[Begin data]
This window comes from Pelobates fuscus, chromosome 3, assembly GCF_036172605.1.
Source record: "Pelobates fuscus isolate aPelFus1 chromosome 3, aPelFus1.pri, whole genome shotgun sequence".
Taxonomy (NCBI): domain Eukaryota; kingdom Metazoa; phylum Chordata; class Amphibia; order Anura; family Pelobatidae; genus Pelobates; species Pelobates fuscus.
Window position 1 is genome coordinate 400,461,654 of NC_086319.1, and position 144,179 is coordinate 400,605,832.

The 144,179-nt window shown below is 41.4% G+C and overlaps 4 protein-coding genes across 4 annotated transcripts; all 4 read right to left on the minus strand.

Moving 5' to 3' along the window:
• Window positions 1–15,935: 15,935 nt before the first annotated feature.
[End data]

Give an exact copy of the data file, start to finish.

This window comes from Pelobates fuscus, chromosome 3, assembly GCF_036172605.1.
Source record: "Pelobates fuscus isolate aPelFus1 chromosome 3, aPelFus1.pri, whole genome shotgun sequence".
Taxonomy (NCBI): domain Eukaryota; kingdom Metazoa; phylum Chordata; class Amphibia; order Anura; family Pelobatidae; genus Pelobates; species Pelobates fuscus.
Window position 1 is genome coordinate 400,461,654 of NC_086319.1, and position 144,179 is coordinate 400,605,832.

The 144,179-nt window shown below is 41.4% G+C and overlaps 4 protein-coding genes across 4 annotated transcripts; all 4 read right to left on the minus strand.

Moving 5' to 3' along the window:
• Window positions 1–15,935: 15,935 nt before the first annotated feature.